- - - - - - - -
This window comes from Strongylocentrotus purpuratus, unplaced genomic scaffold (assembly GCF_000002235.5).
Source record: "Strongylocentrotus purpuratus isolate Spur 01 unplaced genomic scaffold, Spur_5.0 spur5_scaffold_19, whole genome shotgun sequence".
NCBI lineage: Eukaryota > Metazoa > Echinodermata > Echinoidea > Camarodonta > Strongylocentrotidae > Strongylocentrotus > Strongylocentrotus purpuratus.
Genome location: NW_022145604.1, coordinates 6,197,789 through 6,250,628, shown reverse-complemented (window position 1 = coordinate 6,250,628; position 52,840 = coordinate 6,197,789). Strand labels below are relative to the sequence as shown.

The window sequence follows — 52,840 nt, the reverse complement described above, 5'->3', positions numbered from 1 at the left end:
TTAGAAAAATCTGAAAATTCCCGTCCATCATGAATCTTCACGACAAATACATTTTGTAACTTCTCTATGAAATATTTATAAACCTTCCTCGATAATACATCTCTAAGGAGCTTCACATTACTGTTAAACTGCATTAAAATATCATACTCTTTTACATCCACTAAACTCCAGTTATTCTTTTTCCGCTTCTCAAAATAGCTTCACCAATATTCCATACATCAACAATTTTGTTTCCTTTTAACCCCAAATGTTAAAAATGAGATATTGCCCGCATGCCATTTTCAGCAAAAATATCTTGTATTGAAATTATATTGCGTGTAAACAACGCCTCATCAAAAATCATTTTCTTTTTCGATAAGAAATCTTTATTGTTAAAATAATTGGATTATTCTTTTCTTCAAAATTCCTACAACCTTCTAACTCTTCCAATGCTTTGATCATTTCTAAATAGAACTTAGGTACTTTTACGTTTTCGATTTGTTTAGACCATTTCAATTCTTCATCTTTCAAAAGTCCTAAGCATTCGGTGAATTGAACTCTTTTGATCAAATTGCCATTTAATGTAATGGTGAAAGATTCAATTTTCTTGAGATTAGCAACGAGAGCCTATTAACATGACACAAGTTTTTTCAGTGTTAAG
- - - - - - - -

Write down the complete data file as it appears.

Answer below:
This window comes from Strongylocentrotus purpuratus, unplaced genomic scaffold (assembly GCF_000002235.5).
Source record: "Strongylocentrotus purpuratus isolate Spur 01 unplaced genomic scaffold, Spur_5.0 spur5_scaffold_19, whole genome shotgun sequence".
NCBI lineage: Eukaryota > Metazoa > Echinodermata > Echinoidea > Camarodonta > Strongylocentrotidae > Strongylocentrotus > Strongylocentrotus purpuratus.
Genome location: NW_022145604.1, coordinates 6,197,789 through 6,250,628, shown reverse-complemented (window position 1 = coordinate 6,250,628; position 52,840 = coordinate 6,197,789). Strand labels below are relative to the sequence as shown.

The window sequence follows — 52,840 nt, the reverse complement described above, 5'->3', positions numbered from 1 at the left end:
TTAGAAAAATCTGAAAATTCCCGTCCATCATGAATCTTCACGACAAATACATTTTGTAACTTCTCTATGAAATATTTATAAACCTTCCTCGATAATACATCTCTAAGGAGCTTCACATTACTGTTAAACTGCATTAAAATATCATACTCTTTTACATCCACTAAACTCCAGTTATTCTTTTTCCGCTTCTCAAAATAGCTTCACCAATATTCCATACATCAACAATTTTGTTTCCTTTTAACCCCAAATGTTAAAAATGAGATATTGCCCGCATGCCATTTTCAGCAAAAATATCTTGTATTGAAATTATATTGCGTGTAAACAACGCCTCATCAAAAATCATTTTCTTTTTCGATAAGAAATCTTTATTGTTAAAATAATTGGATTATTCTTTTCTTCAAAATTCCTACAACCTTCTAACTCTTCCAATGCTTTGATCATTTCTAAATAGAACTTAGGTACTTTTACGTTTTCGATTTGTTTAGACCATTTCAATTCTTCATCTTTCAAAAGTCCTAAGCATTCGGTGAATTGAACTCTTTTGATCAAATTGCCATTTAATGTAATGGTGAAAGATTCAATTTTCTTGAGATTAGCAACGAGAGCCTATTAACATGACACAAGTTTTTTCAGTGTTAAG